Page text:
Shared user accounts are often adopted in situations where a business may have multiple people who need access to the same resources on their network. This happens in situations for example, with roles like reception or with maintenance personnel. All these employees share the same email address, and they access shared files and applications. While this may seem practical, here are three reasons why businesses should avoid shared user accounts in a Microsoft 365 or an Active Directory environment.
So why should this common practice be avoided?
Password sharing is risky. If the shared password is not written on a sticky note already, it is only a matter of time before that happens. Often, the password is shared via email in a situation where it is changed because an employee that has access leaves the company. Another risk is the reality that that password never changes. If an employee that knows it leaves, they will still have access to the password.
Shared user accounts blur accountability. As an employer or an IT administrator you may have an unsavory email sent out from that account. Or perhaps files may have been deleted, or some other action is taken by that account that is brought into question. With shared user accounts, you have no idea who is amenable. Anyone who has that password might have taken that action or has been the source of a security breach. This goes the other way as well. As the user of a shared account, you might be held responsible for the actions of someone else who has that password. This may not be limited to just the people who are meant to have it.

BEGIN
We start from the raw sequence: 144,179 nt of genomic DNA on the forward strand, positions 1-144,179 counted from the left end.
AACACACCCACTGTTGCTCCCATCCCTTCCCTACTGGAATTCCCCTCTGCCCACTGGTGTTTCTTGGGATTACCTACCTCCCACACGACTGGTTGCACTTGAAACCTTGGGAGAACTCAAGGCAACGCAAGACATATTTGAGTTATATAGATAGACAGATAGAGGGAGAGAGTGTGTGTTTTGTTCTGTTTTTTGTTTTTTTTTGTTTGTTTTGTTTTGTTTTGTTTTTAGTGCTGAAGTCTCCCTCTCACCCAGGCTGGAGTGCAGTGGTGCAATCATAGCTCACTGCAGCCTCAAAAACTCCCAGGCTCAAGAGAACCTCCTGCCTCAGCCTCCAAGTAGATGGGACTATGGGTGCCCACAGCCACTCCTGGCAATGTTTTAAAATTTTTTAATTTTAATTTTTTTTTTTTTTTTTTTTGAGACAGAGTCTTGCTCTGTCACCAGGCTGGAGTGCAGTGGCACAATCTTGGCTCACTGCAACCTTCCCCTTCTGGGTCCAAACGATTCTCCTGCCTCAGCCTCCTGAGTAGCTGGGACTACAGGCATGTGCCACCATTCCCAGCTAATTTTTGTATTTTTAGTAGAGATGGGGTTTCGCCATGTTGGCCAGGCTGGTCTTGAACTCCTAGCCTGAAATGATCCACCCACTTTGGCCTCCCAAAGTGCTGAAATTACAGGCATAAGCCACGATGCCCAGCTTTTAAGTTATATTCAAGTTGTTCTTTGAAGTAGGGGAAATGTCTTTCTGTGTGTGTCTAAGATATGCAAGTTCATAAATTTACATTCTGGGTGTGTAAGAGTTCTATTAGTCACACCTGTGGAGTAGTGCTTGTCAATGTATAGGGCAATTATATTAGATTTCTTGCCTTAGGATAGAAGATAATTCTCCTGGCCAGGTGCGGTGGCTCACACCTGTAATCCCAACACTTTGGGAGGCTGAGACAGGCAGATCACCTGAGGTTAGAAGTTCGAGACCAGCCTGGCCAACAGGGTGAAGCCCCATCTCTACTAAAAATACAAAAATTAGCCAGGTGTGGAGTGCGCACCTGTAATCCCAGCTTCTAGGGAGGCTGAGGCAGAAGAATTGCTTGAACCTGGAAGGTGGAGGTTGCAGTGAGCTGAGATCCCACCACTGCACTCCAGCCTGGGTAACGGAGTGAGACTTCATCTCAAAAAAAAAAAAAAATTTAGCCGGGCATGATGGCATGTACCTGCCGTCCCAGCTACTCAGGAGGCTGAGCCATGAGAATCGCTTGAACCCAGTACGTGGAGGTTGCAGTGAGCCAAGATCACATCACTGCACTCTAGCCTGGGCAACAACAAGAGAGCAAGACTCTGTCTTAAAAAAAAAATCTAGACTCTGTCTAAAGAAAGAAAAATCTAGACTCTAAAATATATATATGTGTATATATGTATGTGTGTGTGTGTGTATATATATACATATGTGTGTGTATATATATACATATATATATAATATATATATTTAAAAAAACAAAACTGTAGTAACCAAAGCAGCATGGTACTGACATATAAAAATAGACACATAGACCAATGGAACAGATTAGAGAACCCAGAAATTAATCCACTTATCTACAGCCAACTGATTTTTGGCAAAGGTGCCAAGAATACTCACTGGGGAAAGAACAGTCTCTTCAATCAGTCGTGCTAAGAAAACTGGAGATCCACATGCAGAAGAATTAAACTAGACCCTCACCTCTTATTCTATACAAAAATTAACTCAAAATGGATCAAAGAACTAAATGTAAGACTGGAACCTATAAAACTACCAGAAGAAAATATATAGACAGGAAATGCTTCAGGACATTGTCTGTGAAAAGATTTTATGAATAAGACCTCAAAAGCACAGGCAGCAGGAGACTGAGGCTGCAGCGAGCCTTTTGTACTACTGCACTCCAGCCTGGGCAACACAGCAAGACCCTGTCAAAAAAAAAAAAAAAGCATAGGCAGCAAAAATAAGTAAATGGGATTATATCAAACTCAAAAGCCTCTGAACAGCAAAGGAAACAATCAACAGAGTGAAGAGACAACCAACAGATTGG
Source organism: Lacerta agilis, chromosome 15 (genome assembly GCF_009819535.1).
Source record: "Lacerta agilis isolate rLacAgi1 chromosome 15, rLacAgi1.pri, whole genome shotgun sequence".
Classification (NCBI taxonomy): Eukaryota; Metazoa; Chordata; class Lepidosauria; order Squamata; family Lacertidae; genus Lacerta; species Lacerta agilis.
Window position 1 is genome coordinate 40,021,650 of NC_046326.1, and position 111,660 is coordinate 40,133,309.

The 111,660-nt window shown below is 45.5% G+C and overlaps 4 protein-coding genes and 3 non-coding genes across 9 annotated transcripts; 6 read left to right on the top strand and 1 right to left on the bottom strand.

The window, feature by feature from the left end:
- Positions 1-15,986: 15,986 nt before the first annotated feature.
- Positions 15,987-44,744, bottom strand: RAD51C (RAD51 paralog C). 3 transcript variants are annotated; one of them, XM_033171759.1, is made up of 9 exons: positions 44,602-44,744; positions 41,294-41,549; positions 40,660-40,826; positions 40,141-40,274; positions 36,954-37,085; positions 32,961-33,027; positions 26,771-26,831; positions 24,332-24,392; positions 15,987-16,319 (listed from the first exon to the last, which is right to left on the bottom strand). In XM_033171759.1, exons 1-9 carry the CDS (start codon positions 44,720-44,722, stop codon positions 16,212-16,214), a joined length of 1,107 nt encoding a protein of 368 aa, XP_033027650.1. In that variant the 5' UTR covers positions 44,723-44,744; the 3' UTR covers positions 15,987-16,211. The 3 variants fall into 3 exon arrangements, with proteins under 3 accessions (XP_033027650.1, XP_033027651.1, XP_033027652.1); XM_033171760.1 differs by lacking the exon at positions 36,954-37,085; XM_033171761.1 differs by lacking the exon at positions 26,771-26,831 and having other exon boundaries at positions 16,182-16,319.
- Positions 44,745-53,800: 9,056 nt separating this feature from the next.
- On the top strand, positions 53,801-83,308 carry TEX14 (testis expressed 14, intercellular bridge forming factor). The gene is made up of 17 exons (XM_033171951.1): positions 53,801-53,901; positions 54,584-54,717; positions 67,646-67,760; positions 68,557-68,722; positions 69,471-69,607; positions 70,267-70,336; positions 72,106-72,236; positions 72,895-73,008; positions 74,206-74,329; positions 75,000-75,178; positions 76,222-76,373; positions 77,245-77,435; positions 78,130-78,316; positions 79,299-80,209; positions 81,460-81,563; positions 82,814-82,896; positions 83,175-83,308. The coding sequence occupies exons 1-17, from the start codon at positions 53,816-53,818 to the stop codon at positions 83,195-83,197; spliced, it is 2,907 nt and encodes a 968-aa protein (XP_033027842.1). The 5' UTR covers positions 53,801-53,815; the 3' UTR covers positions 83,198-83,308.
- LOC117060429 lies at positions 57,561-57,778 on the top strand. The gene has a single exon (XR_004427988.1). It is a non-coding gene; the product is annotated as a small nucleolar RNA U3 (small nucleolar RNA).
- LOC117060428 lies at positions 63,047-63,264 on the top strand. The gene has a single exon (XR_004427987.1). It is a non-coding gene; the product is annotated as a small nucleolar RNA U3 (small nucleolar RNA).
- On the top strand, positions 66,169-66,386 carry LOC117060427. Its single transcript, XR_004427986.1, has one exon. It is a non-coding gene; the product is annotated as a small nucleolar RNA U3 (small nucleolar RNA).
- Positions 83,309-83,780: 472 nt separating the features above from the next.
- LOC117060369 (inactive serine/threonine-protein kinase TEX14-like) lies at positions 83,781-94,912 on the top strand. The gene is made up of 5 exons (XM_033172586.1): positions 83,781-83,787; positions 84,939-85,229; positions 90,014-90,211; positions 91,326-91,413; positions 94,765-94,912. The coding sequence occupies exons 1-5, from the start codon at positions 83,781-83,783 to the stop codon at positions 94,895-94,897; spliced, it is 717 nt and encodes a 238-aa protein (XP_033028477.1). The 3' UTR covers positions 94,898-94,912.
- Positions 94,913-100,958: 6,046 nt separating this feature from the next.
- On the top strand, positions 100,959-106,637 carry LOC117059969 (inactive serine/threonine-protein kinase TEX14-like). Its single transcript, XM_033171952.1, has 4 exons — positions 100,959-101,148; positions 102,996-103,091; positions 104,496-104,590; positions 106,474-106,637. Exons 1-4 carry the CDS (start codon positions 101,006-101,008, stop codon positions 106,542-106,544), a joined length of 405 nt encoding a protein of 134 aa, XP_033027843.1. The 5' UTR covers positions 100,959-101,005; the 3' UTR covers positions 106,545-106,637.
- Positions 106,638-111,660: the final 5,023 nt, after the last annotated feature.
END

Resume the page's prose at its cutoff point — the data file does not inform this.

Multi-factor authentication (MFA) is difficult with shared accounts. MFA is now considered a baseline best practice of modern IT security. And when an account is not tied to an individual, it is very difficult or even impossible to setup a second factor that both employees can use reliably.
So, what do you do instead?
Start with a principle of identity security; every individual user account should be tied to an individual person and only that person should ever log into that account and know the password.
For shared resources, such as calendars and files, use tools that allow you to delegate those things through permissions. Traditionally, that is a shared resource calendar or shared files on your file server or most commonly today, Microsoft SharePoint.
Avoiding shared user accounts is a foundational IT security best practice. Avoiding this common mistake will enable your organization to build upon the principle of identity security and add even greater security features.